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Kendrick Lamar, Lorde denounce US abortion ban in fiery end to Glastonbury 2022

"Godspeed for women's rights"

By Joe Goggins

Kendrick Lamar on stage at Glastonbury 2022
Lamar's set was as typically politically charged as we've come to expect. (Photo: YouTube)

Kendrick Lamar and Lorde joined the legion of Glastonbury performers to denounce the US reversal of abortion rights as the 2022 instalment came to an end.

At the close of his epic headline set on Sunday (June 26), a show that had been two years in the making, Lamar – wearing a diamond-encrusted crown of thorns that began bleeding as he played ‘Savior’ – chanted “they judge you, they judged Christ. Godspeed for women’s rights,” with increasing intensity, before literally dropping the mic and walking off stage.

His set was preceded by a triumphant turn by Lorde, who had a similar point to make; at the close of her ‘Solar Power’ track ‘Secrets from a Girl (Who’s Seen It All)’, she told a huge crowd “fuck the supreme court,” to massive cheers. On Friday (June 24), the decision by America’s highest court to overturn the Roe v. Wade statute – which effectively enshrined access to safe abortions as a right in the country – was handed down by a 6-3 majority, sparking global outrage.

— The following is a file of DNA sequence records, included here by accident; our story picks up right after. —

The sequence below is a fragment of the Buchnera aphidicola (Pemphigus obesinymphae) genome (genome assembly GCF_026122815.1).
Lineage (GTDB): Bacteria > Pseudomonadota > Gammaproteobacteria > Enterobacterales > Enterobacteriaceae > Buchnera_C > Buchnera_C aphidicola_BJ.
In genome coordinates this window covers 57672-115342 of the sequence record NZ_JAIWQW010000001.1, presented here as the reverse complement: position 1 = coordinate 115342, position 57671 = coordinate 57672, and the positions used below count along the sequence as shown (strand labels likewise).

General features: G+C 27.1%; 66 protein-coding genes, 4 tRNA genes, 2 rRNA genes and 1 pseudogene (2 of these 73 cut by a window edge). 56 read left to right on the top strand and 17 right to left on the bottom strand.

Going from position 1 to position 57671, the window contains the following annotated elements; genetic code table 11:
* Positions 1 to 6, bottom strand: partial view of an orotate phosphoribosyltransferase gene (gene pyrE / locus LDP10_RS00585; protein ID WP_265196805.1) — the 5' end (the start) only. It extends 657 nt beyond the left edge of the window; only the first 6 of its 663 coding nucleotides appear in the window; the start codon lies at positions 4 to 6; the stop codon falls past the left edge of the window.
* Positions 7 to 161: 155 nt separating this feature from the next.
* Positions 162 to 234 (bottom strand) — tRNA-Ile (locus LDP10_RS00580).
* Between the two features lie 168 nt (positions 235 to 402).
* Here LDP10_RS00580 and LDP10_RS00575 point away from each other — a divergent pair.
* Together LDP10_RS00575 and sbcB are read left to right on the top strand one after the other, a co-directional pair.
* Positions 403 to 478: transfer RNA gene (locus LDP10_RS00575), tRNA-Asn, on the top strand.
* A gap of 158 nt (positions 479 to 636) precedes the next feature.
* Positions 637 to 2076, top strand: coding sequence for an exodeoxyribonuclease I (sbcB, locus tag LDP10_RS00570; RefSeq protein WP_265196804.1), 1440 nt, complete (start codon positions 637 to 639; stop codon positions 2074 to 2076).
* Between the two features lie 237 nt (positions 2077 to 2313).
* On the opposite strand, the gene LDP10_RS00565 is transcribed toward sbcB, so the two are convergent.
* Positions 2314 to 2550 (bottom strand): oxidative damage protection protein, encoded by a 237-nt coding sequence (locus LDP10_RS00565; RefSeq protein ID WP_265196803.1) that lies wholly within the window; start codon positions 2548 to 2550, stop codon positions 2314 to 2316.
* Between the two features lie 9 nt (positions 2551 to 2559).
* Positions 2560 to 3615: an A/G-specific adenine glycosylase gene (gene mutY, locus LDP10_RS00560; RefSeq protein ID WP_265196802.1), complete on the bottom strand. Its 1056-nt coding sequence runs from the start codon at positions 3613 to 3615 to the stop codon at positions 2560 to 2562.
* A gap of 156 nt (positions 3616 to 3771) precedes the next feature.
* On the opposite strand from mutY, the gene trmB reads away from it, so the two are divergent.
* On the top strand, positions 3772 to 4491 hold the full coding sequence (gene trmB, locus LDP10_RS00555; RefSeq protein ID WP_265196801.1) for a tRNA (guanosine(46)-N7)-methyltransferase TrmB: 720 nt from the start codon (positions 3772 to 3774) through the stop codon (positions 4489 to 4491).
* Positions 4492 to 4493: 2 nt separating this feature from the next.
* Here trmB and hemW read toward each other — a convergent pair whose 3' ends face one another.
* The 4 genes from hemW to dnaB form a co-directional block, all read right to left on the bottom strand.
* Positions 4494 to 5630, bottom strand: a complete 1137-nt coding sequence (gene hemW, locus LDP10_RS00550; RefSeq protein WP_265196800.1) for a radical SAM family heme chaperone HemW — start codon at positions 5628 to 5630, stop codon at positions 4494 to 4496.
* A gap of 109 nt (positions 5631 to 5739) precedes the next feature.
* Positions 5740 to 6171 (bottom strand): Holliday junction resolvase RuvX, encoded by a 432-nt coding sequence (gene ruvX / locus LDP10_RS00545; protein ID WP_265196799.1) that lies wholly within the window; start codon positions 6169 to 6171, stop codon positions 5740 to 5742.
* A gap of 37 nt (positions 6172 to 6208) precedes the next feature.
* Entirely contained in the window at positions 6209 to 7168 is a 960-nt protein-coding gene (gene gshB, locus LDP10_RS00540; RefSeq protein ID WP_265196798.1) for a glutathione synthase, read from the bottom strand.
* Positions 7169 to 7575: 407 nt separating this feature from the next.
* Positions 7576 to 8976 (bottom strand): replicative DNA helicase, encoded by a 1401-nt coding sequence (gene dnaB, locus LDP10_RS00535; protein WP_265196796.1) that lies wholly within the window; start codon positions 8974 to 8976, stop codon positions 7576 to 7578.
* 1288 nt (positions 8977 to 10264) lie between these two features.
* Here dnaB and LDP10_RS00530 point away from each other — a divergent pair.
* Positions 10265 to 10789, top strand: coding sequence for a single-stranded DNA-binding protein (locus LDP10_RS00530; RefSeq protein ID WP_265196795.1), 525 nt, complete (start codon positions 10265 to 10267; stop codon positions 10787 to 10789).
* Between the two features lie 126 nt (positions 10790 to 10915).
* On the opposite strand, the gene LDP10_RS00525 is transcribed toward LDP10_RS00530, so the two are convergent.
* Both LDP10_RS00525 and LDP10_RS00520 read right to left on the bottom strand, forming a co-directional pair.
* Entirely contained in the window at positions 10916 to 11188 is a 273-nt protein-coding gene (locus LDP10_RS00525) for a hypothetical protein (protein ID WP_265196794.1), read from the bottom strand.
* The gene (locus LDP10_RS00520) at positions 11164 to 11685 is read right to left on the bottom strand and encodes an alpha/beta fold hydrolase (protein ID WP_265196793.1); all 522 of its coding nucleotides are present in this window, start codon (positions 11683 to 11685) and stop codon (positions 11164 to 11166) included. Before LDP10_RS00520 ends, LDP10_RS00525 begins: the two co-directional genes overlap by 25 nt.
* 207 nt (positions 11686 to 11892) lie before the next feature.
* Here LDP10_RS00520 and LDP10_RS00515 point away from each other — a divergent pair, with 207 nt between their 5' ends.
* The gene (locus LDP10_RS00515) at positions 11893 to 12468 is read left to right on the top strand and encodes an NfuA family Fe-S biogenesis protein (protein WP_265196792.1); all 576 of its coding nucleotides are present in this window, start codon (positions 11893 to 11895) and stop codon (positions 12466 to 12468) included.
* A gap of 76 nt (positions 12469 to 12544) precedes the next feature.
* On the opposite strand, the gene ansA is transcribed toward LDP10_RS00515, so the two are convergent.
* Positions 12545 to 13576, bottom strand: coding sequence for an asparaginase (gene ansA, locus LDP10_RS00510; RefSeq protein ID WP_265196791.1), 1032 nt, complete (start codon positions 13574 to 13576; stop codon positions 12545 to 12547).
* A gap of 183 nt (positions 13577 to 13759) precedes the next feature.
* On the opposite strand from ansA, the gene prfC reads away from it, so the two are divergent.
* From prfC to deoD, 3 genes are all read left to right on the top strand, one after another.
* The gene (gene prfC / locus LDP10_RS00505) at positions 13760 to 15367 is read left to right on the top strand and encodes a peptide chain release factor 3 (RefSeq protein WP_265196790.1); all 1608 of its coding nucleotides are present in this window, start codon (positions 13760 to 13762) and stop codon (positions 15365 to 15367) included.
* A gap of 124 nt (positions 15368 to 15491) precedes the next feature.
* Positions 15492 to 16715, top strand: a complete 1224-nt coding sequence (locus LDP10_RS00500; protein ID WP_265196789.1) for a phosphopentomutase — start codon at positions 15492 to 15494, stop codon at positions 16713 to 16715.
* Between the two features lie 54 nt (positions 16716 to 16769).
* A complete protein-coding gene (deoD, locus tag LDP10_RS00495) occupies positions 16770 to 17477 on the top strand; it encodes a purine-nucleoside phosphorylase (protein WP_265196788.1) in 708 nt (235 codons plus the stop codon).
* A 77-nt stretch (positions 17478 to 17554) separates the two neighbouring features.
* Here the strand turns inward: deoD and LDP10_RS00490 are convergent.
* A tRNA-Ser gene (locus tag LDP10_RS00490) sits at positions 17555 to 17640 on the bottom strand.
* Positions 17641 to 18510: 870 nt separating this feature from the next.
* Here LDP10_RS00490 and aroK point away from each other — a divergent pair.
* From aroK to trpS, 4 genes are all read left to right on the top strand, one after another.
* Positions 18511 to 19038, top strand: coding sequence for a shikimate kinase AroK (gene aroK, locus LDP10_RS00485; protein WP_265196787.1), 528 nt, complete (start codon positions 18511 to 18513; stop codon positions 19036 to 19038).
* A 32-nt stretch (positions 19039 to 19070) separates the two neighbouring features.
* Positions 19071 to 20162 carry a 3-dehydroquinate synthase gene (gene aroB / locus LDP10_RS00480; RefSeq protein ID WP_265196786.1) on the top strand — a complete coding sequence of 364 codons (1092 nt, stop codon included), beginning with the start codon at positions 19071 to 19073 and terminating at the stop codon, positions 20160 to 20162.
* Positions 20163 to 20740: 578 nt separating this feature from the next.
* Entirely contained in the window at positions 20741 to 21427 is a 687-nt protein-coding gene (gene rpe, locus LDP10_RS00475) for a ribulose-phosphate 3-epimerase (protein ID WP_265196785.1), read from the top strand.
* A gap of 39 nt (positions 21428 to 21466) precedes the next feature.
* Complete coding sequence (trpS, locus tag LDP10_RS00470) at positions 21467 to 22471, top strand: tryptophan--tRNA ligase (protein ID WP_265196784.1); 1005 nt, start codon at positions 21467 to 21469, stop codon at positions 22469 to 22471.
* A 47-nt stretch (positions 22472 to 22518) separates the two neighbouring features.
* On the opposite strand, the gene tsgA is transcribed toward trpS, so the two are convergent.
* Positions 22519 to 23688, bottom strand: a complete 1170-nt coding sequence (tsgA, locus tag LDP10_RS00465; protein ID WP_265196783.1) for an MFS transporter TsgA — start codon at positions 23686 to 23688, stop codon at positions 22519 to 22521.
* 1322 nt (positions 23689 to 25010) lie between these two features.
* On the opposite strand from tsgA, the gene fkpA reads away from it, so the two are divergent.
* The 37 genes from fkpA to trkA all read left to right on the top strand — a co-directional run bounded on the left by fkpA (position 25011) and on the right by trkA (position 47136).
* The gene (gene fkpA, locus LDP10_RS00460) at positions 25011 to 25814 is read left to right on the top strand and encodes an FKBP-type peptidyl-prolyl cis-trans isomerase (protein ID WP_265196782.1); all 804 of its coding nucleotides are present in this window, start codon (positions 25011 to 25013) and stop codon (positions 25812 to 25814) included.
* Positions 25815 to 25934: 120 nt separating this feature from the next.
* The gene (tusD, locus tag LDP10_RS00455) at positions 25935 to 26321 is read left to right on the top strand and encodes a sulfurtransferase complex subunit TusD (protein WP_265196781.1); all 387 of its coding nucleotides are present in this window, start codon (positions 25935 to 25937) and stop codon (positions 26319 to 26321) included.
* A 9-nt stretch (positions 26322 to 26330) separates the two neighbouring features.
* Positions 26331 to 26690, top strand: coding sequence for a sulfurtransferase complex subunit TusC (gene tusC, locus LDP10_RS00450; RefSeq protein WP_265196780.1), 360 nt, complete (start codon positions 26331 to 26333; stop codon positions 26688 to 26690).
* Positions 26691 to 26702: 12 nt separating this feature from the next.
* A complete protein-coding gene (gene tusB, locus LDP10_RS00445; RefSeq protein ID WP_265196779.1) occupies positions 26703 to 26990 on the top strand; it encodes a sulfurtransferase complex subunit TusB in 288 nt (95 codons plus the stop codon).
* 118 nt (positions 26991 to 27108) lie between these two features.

At Glastonbury, artists from across the musical spectrum came together in fierce opposition to a ruling that may merely mark the starting pistol in a conservative-led race to eviscerate a host of basic human rights in the States; justice Clarence Thomas has already clarified that he has same-sex marriage and access to contraception in his sights next.

Phoebe Bridgers, who showed extraordinary bravery when she shared her experience of having had an abortion on tour last year when the news of the striking down of Roe v. Wade was first mooted, led the crowd on the John Peel stage in her own chant of “fuck the supreme court,” after having said “all these irrelevant old motherfuckers trying to tell us what to do with our fucking bodies.”

During her headline set on Friday, meanwhile, Billie Eilish alluded to the situation. “Today is a really really dark day for women in the US,” she said. “And I’m just going to say that because I can’t bear to think about it anymore in this moment.” The fury at the turn of events in the US was not, predictably for an event with a history of progressive ideology, the only expression of anger at the present political state of play; a flag that flew over the Pyramid stage crowd on Friday read “this is a work event”, as the British public continues to refuse to let prime minister Boris Johnson off the hook for his slew of lockdown-busting Downing Street parties.